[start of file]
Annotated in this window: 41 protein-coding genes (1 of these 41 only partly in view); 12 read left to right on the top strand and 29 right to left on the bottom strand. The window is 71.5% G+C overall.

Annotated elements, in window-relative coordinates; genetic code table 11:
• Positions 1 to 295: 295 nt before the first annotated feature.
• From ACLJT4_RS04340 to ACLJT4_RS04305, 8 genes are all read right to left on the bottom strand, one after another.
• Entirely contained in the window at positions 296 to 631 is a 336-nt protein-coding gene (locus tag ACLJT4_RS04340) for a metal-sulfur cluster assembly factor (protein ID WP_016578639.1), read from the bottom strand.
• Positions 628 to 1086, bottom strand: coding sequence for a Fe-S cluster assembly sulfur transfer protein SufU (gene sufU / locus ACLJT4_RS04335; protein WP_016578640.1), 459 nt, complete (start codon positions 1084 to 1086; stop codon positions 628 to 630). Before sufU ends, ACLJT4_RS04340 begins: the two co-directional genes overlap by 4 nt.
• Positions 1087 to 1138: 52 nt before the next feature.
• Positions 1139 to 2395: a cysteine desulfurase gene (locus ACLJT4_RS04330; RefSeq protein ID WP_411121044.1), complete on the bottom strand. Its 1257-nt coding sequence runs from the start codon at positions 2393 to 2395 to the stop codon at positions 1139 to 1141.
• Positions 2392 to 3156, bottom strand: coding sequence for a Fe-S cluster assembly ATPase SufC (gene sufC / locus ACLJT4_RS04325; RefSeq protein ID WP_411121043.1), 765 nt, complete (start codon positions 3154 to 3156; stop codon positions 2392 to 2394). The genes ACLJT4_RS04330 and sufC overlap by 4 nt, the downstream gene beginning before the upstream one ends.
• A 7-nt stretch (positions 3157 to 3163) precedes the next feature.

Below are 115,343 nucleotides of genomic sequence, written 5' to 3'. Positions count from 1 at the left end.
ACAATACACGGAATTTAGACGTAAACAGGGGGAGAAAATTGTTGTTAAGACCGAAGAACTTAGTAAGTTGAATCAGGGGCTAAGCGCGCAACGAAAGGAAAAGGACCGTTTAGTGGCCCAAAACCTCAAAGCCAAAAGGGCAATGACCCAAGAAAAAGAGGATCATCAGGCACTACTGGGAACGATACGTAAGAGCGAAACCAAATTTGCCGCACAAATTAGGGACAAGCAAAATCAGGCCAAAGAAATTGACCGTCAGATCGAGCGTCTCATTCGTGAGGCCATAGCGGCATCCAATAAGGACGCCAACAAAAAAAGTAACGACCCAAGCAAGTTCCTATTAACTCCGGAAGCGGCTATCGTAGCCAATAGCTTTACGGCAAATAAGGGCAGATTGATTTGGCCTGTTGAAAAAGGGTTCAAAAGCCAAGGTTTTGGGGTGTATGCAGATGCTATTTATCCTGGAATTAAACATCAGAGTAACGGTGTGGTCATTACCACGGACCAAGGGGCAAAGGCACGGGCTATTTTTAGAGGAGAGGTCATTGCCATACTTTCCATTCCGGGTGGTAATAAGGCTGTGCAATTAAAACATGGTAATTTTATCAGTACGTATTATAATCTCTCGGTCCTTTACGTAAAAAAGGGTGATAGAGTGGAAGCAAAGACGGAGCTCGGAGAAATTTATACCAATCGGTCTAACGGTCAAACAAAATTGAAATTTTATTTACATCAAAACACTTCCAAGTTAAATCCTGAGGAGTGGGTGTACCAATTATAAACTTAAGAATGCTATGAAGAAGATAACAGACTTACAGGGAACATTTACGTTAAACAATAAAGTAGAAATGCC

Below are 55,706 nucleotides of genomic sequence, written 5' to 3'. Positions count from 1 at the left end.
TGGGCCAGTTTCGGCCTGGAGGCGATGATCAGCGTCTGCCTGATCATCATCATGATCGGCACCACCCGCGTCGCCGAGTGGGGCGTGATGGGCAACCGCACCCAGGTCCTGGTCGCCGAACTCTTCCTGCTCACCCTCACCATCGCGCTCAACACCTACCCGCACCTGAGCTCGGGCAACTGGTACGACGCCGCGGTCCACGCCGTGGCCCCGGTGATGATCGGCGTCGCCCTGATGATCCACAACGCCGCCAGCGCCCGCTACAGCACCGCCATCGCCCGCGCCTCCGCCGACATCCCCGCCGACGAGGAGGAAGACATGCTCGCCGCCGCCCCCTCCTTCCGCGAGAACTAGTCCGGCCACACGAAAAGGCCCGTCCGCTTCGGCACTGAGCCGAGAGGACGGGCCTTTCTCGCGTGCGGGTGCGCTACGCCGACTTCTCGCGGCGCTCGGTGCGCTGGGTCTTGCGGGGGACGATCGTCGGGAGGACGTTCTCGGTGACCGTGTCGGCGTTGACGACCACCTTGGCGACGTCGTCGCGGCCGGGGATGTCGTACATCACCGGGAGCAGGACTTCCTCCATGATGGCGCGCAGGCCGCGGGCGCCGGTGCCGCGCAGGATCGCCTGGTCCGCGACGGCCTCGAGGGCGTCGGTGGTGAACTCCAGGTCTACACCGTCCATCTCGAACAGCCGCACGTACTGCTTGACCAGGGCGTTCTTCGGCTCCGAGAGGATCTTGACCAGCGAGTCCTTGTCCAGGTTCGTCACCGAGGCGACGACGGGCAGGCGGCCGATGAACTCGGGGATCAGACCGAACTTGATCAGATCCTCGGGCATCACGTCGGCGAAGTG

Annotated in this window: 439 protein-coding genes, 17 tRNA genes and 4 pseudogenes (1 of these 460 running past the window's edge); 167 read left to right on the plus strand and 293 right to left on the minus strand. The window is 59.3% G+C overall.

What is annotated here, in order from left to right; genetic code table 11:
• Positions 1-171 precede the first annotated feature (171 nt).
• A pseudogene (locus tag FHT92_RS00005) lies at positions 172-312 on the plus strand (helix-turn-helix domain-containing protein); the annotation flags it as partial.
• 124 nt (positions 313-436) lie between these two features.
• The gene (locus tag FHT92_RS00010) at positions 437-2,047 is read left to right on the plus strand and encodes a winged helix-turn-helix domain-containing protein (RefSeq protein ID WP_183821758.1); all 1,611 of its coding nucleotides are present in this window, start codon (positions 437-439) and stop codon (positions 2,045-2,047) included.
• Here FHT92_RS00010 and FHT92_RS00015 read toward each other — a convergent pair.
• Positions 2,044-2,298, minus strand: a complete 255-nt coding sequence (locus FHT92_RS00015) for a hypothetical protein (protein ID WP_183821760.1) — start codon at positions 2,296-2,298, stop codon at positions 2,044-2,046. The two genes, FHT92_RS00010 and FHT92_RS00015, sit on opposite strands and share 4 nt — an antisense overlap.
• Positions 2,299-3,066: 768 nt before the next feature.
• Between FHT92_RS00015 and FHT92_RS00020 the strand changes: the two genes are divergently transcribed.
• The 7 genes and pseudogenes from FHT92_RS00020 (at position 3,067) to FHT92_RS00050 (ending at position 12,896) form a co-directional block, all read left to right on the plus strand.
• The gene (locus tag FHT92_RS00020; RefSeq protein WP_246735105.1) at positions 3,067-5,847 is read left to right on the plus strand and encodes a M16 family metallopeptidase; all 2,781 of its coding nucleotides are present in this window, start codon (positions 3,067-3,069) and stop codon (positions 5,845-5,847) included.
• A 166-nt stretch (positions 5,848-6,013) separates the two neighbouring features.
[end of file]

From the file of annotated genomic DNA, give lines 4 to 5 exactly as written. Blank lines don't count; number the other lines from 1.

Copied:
• From ACLJT4_RS04340 to ACLJT4_RS04305, 8 genes are all read right to left on the bottom strand, one after another.
• Entirely contained in the window at positions 296 to 631 is a 336-nt protein-coding gene (locus tag ACLJT4_RS04340) for a metal-sulfur cluster assembly factor (protein ID WP_016578639.1), read from the bottom strand.